Mostly the yard was quiet, as if like the humans nearby, it was taking it easy in the heat, content to relax at home on a hot summer's day.
July 10, 2010
Paradise, Michigan -- This morning while working on the cabin on the shores of Lake Superior's Whitefish Bay, the island of sand that once was the first sandbar before it became exposed in the low water this year, rather suddenly began taking on water. At first it was only an occasional wave pushed by winds from the southeast across the 25 or more miles of open water that washed over the little island of sand that appeared this year. By mid-morning it was apparent the island was going to be covered by water. And soon it was. All was buried as waves broke off what was again -- for awhile -- a sandbar.
It was clear to me, the waves alone weren't enough to swamp the sand, another force was at work: a seiche.
Seiches occur in the Great Lakes when a combination of wind and different air pressure systems combine to push water to one side of the like. The effect can be dramatic. Often it is subtle. Today's was somewhere between those extremes. Low pressure was sitting over the shoreline south of Whitefish Point while on the other side of the bay, high pressure must have held sway. That allowed water to begin rising on this, the western side of the bay. Add the effect of wind pushing waves from the east, and the seiche was in full gear piling water probably 12 inches deeper on this side of the bay for awhile. Quickly the weather moved to the east equalizing pressure and the water sloshed back, too.
Also noteworthy was the appearance of many monarch butterflies, rarely alighting on anything for more than a few seconds. For much of the day, one or two could be seen somewhere near the cabin.
Dancing with a deer
Thursday, July 1, 2010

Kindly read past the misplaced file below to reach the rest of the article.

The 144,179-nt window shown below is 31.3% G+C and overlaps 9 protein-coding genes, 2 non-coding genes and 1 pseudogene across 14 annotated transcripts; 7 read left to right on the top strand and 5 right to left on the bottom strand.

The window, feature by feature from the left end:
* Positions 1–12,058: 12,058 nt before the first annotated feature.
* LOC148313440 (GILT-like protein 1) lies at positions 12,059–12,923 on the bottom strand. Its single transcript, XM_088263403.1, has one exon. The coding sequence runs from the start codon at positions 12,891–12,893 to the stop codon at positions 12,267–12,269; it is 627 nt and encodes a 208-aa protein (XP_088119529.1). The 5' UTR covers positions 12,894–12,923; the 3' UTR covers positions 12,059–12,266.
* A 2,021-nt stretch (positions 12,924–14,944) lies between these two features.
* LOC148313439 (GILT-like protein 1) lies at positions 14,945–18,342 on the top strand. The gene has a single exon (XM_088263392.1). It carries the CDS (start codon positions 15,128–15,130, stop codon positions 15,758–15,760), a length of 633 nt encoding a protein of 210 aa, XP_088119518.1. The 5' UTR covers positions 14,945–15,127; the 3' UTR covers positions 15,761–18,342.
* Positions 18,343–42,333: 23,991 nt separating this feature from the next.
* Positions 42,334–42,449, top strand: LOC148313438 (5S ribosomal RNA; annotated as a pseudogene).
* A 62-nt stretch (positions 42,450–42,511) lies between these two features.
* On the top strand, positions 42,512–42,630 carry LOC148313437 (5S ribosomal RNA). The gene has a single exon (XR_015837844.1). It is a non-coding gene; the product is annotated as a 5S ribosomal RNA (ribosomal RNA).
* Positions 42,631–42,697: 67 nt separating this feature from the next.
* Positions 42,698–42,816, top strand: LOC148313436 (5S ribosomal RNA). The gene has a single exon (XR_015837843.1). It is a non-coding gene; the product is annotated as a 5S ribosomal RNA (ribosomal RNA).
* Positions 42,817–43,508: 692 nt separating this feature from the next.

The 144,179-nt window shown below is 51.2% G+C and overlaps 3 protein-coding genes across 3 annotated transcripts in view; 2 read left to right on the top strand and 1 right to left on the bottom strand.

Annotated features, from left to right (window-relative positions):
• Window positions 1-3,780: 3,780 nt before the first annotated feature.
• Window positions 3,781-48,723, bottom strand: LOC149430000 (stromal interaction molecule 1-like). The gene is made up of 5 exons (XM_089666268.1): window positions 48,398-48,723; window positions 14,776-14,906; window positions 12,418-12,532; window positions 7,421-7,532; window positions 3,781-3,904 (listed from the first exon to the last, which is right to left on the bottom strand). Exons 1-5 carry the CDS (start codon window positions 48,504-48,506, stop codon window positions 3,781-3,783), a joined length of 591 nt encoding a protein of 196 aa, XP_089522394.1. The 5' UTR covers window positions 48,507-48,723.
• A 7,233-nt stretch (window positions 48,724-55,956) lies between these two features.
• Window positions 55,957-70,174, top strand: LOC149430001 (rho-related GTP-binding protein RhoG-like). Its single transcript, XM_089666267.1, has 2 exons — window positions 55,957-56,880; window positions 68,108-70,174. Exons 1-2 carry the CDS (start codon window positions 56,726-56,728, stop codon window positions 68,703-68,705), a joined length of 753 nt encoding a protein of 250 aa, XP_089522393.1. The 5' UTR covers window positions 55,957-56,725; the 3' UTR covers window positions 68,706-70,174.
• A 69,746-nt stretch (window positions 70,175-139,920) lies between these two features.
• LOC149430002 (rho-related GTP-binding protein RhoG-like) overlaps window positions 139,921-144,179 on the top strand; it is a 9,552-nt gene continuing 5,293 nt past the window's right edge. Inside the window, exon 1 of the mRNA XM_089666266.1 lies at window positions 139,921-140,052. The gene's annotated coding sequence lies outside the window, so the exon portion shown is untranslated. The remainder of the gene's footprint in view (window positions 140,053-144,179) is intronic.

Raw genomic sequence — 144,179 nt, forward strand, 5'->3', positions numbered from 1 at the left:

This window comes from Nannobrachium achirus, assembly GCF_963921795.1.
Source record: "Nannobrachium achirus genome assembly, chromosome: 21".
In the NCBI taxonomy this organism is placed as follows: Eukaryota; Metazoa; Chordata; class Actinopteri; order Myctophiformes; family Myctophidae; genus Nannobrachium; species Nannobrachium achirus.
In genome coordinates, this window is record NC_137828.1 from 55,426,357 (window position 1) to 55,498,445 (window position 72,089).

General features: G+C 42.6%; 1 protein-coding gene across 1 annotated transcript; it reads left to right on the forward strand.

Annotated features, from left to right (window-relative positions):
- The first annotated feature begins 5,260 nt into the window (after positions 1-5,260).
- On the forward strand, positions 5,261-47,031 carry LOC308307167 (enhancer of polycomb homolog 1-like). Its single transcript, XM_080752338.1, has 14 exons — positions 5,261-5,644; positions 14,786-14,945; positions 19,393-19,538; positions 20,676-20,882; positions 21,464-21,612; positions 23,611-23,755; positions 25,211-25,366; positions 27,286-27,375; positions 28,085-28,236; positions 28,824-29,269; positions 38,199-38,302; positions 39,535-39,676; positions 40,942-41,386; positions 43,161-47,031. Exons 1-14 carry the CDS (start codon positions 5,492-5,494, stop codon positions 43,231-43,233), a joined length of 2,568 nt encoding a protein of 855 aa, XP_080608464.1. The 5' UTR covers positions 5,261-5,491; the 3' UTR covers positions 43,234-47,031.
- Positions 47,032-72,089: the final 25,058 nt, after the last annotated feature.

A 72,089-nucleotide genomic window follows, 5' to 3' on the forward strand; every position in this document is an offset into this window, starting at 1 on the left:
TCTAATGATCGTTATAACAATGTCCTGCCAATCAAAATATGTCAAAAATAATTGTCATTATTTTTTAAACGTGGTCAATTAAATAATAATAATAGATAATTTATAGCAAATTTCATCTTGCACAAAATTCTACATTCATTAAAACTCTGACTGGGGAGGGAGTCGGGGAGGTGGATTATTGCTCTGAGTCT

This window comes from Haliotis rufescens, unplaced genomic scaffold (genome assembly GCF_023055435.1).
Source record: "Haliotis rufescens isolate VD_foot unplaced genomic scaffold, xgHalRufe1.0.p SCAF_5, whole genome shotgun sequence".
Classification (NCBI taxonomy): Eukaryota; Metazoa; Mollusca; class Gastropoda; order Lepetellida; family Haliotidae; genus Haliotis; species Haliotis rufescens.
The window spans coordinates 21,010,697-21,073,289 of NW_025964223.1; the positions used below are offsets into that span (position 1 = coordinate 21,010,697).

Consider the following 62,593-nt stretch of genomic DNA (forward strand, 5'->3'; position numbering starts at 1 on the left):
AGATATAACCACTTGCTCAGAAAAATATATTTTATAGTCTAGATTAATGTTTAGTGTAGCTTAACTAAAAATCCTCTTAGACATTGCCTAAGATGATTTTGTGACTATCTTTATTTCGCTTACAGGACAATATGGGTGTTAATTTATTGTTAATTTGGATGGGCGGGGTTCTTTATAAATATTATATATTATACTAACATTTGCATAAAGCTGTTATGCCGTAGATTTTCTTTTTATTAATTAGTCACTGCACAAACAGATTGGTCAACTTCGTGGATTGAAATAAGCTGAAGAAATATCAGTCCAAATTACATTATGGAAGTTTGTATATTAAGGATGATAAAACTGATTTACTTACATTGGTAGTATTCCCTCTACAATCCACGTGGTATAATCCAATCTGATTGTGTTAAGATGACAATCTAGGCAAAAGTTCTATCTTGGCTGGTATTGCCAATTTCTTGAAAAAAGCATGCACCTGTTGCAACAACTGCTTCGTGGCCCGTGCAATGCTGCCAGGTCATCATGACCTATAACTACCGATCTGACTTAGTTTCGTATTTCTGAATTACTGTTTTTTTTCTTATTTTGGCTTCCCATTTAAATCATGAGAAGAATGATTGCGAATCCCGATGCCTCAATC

On a hunch, I went to the east side of the yard to enter the creek ravine. As I neared my entry spot, I looked into the ravine and the doe with the white mark on its snout I've been watching for weeks was standing in the sunlight.
She saw me as I saw her and the next move was hers.
She sashayed further to the east along the creek at a trot.
She was slightly spooked, but not much. I could hear a power washer in use in a yard across the creek. I was pretty sure the doe wouldn't go far.
I didn't move for a couple minutes, then slowly I walked into the woods instead of going down to the creek.
There, 100 feet away, was a splotch of warm, sunlit brown -- the doe. She was eating, unconcerned that she had seen me.
I slipped 20 feet or so more into the woods. The deer was mostly hidden by trees and brush and not in any position to photograph.
She eyed me and slowly moved into a thicket a few feet away on the side of another hill.
I moved a few feet closer, too. Then I set up the tripod, put on the long lens, figured out lighting and waited.
When one dances with deer or other wildlife, a lot of time is spent waiting, not moving, watching, listening, keeping still and quiet.
The doe moved out of the thicket. She looked right at me, staring for a few seconds, then walked towards me. She had accepted my presence as long as I did nothing to spook her.
I watched as she grazed. I made photos when she entered clearings and looked up at me.
Ours was a slow dance with a lot of eye-to-eye contact between the wary deer and the hopeful photographer.
After a couple minutes, she took two long strides right at me and bent her head to the floor of the woods ripping up leaves she munched as she raised her head to look at me.
The leaves fell to the ground when she took her concentration off them.
Again she bent her head to the ground. Again she raised back up with a mouthful of green leaves. Again they fell to the floor of the woods as she stared at me.
I stood quietly.
Suddenly, she turned toward the creek and moved back toward the ravine, stopping at its edge. I moved to the edge, too. For a couple minutes she ignored me, then wandered down into the tangle of oak, hemlock, ferns and brush.
She was gone.
I moved to a vantage point at the edge of the ravine, hidden by large pines thinking she might head west along the creek. I waited quietly, making some photos of bright red moss in the dark underside of a hemlock clump.
But the doe didn't return.
Our dance for the day was over.
I should have thanked her.